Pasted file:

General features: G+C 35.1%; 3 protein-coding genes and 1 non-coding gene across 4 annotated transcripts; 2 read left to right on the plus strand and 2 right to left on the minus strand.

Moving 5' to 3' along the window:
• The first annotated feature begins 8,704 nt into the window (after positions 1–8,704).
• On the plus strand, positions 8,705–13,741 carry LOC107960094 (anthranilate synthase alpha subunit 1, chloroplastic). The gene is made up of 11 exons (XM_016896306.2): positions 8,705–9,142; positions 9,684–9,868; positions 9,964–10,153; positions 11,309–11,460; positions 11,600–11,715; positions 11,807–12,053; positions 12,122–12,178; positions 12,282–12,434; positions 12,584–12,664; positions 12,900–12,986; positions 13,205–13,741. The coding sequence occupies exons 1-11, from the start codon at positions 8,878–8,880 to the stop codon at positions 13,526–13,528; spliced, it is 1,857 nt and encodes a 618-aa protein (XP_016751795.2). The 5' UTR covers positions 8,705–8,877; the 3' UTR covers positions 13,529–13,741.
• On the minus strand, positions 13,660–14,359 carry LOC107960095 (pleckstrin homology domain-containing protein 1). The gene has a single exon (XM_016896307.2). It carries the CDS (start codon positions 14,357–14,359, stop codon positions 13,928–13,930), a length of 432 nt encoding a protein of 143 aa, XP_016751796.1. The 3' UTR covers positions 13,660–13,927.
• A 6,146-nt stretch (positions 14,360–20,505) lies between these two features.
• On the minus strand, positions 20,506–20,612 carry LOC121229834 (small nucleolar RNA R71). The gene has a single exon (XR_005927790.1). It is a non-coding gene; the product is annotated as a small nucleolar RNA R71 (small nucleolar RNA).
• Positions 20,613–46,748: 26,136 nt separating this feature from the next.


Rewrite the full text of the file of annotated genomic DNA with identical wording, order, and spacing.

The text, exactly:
General features: G+C 35.1%; 3 protein-coding genes and 1 non-coding gene across 4 annotated transcripts; 2 read left to right on the plus strand and 2 right to left on the minus strand.

Moving 5' to 3' along the window:
• The first annotated feature begins 8,704 nt into the window (after positions 1–8,704).
• On the plus strand, positions 8,705–13,741 carry LOC107960094 (anthranilate synthase alpha subunit 1, chloroplastic). The gene is made up of 11 exons (XM_016896306.2): positions 8,705–9,142; positions 9,684–9,868; positions 9,964–10,153; positions 11,309–11,460; positions 11,600–11,715; positions 11,807–12,053; positions 12,122–12,178; positions 12,282–12,434; positions 12,584–12,664; positions 12,900–12,986; positions 13,205–13,741. The coding sequence occupies exons 1-11, from the start codon at positions 8,878–8,880 to the stop codon at positions 13,526–13,528; spliced, it is 1,857 nt and encodes a 618-aa protein (XP_016751795.2). The 5' UTR covers positions 8,705–8,877; the 3' UTR covers positions 13,529–13,741.
• On the minus strand, positions 13,660–14,359 carry LOC107960095 (pleckstrin homology domain-containing protein 1). The gene has a single exon (XM_016896307.2). It carries the CDS (start codon positions 14,357–14,359, stop codon positions 13,928–13,930), a length of 432 nt encoding a protein of 143 aa, XP_016751796.1. The 3' UTR covers positions 13,660–13,927.
• A 6,146-nt stretch (positions 14,360–20,505) lies between these two features.
• On the minus strand, positions 20,506–20,612 carry LOC121229834 (small nucleolar RNA R71). The gene has a single exon (XR_005927790.1). It is a non-coding gene; the product is annotated as a small nucleolar RNA R71 (small nucleolar RNA).
• Positions 20,613–46,748: 26,136 nt separating this feature from the next.